There has been a village in Kingston Bagpuize for more than a 1,000 years and the Manor of Kingston was first mentioned in the Saxon Charters.
After the Norman Conquest, William the Conqueror divided the Manor, giving half to Henry de Ferrers, who leased it to Ralf de Bachepuis. The Bachepuis family lived here for 200 years and during that time, the Manor became known as Kingston Bachepuis, anglicised over time to become Kingston Bagpuize as spelt today.
There have been three manor houses.
Nothing remains of the first two, except possible evidence of a moat by the driveway and the vaulted room under the 18th Century Pavilion, which may date from Elizabethan times.
The second, a moated farmhouse, was built by John Latton in 1542 and was still standing when the house was built by another John Latton, no relative to the first builder, soon after the restoration of King Charles II. There is the deed of sale for the house dated 1670 in the house archives.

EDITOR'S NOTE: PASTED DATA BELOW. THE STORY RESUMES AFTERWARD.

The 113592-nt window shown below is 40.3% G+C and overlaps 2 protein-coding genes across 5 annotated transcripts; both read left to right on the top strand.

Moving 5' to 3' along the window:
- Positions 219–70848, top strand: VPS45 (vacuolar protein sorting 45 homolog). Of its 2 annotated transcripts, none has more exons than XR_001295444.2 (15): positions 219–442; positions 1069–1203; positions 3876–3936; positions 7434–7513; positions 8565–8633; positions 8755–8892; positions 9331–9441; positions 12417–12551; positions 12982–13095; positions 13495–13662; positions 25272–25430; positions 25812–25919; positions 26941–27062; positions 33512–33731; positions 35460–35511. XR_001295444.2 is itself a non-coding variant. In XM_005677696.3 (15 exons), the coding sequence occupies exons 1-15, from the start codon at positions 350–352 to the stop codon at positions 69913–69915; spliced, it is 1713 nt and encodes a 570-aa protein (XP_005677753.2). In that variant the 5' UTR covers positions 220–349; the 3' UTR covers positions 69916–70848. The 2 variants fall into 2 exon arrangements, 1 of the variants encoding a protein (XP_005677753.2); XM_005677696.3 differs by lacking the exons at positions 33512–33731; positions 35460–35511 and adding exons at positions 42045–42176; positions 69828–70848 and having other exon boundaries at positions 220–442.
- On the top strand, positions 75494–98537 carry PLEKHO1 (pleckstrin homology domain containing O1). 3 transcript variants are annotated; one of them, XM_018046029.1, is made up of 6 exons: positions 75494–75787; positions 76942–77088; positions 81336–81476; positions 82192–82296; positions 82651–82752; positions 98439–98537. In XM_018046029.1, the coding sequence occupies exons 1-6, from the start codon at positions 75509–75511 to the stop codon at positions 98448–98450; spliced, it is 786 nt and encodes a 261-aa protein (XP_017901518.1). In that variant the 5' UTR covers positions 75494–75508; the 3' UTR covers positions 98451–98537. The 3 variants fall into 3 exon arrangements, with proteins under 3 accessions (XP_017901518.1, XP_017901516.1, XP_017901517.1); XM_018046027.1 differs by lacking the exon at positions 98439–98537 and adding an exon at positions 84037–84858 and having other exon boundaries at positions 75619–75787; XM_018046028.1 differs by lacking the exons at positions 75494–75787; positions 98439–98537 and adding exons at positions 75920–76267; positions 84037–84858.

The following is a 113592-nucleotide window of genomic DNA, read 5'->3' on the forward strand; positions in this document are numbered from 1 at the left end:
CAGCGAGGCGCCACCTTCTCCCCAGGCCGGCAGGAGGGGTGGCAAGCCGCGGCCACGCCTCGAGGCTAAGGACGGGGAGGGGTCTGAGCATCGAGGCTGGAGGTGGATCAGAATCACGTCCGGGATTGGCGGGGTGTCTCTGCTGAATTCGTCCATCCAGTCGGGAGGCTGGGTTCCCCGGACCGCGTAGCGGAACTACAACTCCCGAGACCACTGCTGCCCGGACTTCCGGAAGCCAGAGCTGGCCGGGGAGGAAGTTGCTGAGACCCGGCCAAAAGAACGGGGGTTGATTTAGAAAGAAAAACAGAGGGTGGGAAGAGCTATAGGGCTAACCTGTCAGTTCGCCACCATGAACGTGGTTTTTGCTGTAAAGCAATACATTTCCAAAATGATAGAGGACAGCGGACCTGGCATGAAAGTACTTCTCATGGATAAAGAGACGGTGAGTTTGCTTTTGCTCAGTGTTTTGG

The house was then remodelled by the Blandy family in 1720 and they lived here until 1917, when the house was then conveyed to Edward Strauss, a Member of Parliament. Threatened with bankruptcy after his commodities company in the Far East failed, the estate was split up and sold at auction in 1936. Lord Ebury bought the house and surrounding parkland only to sell it in 1939 to Miss Marlie Raphael, who was the great aunt of Mrs Grant’s late husband, Francis.